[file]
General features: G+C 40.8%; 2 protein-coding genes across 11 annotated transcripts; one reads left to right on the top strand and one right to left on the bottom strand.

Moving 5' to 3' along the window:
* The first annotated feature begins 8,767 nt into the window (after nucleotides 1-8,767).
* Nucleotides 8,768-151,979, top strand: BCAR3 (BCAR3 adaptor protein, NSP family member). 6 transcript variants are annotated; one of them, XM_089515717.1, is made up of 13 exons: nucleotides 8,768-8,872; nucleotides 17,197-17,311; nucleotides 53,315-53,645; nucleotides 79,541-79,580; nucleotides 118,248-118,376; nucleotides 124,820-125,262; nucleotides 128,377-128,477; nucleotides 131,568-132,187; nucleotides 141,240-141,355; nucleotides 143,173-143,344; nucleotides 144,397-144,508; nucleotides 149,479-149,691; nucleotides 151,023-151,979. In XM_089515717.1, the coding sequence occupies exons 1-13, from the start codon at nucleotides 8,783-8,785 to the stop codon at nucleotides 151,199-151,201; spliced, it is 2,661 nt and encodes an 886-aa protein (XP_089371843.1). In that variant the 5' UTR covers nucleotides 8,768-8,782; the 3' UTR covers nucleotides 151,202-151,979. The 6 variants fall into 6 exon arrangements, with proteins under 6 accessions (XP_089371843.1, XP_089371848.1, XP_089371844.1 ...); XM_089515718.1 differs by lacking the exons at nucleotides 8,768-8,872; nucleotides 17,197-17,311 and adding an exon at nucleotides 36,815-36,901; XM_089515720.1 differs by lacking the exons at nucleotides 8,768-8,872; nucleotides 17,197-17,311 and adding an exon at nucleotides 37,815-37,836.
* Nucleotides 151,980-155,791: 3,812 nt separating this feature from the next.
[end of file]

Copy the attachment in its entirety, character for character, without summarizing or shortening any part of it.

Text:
General features: G+C 40.8%; 2 protein-coding genes across 11 annotated transcripts; one reads left to right on the top strand and one right to left on the bottom strand.

Moving 5' to 3' along the window:
* The first annotated feature begins 8,767 nt into the window (after nucleotides 1-8,767).
* Nucleotides 8,768-151,979, top strand: BCAR3 (BCAR3 adaptor protein, NSP family member). 6 transcript variants are annotated; one of them, XM_089515717.1, is made up of 13 exons: nucleotides 8,768-8,872; nucleotides 17,197-17,311; nucleotides 53,315-53,645; nucleotides 79,541-79,580; nucleotides 118,248-118,376; nucleotides 124,820-125,262; nucleotides 128,377-128,477; nucleotides 131,568-132,187; nucleotides 141,240-141,355; nucleotides 143,173-143,344; nucleotides 144,397-144,508; nucleotides 149,479-149,691; nucleotides 151,023-151,979. In XM_089515717.1, the coding sequence occupies exons 1-13, from the start codon at nucleotides 8,783-8,785 to the stop codon at nucleotides 151,199-151,201; spliced, it is 2,661 nt and encodes an 886-aa protein (XP_089371843.1). In that variant the 5' UTR covers nucleotides 8,768-8,782; the 3' UTR covers nucleotides 151,202-151,979. The 6 variants fall into 6 exon arrangements, with proteins under 6 accessions (XP_089371843.1, XP_089371848.1, XP_089371844.1 ...); XM_089515718.1 differs by lacking the exons at nucleotides 8,768-8,872; nucleotides 17,197-17,311 and adding an exon at nucleotides 36,815-36,901; XM_089515720.1 differs by lacking the exons at nucleotides 8,768-8,872; nucleotides 17,197-17,311 and adding an exon at nucleotides 37,815-37,836.
* Nucleotides 151,980-155,791: 3,812 nt separating this feature from the next.